Each medical gas outlets acts as a valve, and only allows the compressed air or vacuum to exit when a piece of secondary medical equipment is attached to the standard external adaptation. For example, when the compressor is running, the compressed air will flow through the air-tight tubing to the medical gas outlets. Air will not exit the external adaptation unless secondary medical equipment is attached. Thus, if secondary medical equipment is attached only to the “oxygen” outlet, compressed air will only flow through that outlet, and no other. Likewise, when the vacuum pump is running, a vacuum will be pulled though the medical gas outlet only if secondary equipment is attached.

In headwalls used on actual patients the diameter of the gas and vacuum tubing is a set medical standard. These standards are not required for training headwall 10, and any diameter tubing that is capable of delivering the compressed air, or vacuum to the medical gas outlets may be used. The inventors currently prefer to use ½ inch diameter flexible and rigid tubing, although any size tubing that allows the air or vacuum to be delivered to the medical gas outlets may be used. The flexible and rigid tubing connects compressor 12 and pump 14 to the respective medical gas outlets 16.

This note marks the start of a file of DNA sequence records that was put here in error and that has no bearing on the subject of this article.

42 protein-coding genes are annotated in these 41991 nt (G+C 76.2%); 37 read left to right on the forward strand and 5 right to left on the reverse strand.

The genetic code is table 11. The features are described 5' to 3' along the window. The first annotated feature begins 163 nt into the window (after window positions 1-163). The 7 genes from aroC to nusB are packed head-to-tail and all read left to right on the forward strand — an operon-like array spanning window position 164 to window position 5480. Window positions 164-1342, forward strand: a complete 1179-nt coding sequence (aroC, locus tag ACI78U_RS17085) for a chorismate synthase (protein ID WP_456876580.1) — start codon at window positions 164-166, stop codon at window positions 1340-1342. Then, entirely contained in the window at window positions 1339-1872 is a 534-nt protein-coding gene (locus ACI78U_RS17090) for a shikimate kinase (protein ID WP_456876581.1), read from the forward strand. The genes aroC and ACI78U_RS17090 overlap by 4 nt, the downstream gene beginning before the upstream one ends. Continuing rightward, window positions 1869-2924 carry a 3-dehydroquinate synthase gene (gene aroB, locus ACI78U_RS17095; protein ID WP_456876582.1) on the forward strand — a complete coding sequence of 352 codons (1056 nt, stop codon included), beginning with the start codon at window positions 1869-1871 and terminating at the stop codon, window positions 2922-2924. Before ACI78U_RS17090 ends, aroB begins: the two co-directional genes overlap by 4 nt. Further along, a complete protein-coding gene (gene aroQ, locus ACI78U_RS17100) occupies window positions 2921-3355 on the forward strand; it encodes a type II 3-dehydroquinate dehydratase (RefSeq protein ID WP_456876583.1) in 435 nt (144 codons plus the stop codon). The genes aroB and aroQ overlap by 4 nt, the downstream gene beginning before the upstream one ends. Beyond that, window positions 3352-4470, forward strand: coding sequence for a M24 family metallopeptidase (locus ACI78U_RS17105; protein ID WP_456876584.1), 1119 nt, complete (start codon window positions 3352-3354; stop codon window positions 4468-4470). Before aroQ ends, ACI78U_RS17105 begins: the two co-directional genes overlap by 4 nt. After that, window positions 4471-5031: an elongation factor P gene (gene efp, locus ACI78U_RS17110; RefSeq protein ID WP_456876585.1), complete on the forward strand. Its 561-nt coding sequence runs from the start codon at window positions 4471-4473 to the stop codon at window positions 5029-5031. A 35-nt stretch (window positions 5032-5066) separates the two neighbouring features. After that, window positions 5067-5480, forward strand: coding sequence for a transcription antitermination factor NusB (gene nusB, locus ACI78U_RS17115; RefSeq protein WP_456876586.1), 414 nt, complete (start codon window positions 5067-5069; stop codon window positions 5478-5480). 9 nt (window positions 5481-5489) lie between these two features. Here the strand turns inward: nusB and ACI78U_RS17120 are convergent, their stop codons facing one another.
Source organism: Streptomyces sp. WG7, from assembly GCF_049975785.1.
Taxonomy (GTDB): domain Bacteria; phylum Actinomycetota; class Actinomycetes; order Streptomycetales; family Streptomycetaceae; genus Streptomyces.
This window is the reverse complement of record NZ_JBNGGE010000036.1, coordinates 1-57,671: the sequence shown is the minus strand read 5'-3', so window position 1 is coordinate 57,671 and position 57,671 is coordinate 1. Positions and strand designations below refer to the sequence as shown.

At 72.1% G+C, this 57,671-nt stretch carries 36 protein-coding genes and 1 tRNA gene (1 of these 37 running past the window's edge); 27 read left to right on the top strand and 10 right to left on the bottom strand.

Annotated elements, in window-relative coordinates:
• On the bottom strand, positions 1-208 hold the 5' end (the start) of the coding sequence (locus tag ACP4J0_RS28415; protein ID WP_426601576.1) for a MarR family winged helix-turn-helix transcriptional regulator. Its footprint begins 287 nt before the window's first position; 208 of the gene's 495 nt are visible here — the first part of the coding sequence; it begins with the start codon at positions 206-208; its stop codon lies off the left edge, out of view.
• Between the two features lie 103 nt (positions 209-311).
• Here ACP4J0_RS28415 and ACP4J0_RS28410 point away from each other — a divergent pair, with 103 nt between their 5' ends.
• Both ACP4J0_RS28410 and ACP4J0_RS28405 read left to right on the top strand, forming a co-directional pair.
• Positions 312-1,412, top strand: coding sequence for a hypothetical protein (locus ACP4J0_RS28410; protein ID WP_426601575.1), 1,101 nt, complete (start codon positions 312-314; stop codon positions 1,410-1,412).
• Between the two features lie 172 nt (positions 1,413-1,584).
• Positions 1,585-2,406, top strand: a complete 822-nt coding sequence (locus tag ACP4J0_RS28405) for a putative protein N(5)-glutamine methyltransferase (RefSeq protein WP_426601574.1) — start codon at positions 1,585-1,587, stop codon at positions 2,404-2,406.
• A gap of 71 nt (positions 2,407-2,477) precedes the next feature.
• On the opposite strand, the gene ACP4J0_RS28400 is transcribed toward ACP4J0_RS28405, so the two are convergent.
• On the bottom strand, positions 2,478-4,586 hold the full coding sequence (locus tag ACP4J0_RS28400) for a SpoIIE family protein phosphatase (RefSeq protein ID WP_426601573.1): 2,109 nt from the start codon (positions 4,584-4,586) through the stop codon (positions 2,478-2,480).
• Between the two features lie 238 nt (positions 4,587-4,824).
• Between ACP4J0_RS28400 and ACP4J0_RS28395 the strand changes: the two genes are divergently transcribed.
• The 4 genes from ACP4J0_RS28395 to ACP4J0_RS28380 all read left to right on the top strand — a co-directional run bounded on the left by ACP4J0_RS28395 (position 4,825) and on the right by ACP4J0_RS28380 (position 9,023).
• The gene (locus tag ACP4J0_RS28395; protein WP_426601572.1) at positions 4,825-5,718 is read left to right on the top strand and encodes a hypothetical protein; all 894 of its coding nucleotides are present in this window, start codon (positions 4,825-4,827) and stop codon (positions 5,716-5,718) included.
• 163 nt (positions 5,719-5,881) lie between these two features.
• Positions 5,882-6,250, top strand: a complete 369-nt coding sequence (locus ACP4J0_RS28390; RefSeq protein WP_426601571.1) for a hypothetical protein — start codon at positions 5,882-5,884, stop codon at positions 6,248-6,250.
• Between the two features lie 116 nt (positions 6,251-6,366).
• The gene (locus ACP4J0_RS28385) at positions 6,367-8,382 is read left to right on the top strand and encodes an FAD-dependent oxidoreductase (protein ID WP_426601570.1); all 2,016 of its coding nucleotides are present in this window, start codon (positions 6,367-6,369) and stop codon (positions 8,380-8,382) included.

As shown in FIGS. 1 and 3, the motors are powered by electricity supplied through electrical wires 26 that are connected to electrical cord 30 which may be plugged into a normal wall electrical outlet 32. The motors may be activated by an electrical switch 34 on the outside of training headwall 10. The inventors currently prefer to use a switch with a timer 36. The use of timer 36 is preferred, but not necessary, because timer 36 reduces the chance of motor burnout if the motor is inadvertently left running for extended lengths of time. However, any type of electrical switch may be used, either with or without a timer, to turn the motors on and off.

As shown in FIG. 3, the headwall typically contains removable front panel 38 that covers the motors, electrical cords, air-tight tubing and other internal equipment. The removable front panel 38 is not necessary to the invention and is provided for aesthetic reasons.

The entire headwall is a self-contained unit. Although the training headwalls are typically fixed to the walls of the training facility, the training headwalls may be placed or attached to a cart or other device that allows the training headwall to be moved from location to location.

Although specific embodiments of the present invention have been illustrated in the accompanying drawings and described in the description of the invention, it will be understood that the invention is not limited to the particular embodiments described herein, but is capable of numerous rearrangements, modifications and substitutions without departing from the scope of the invention.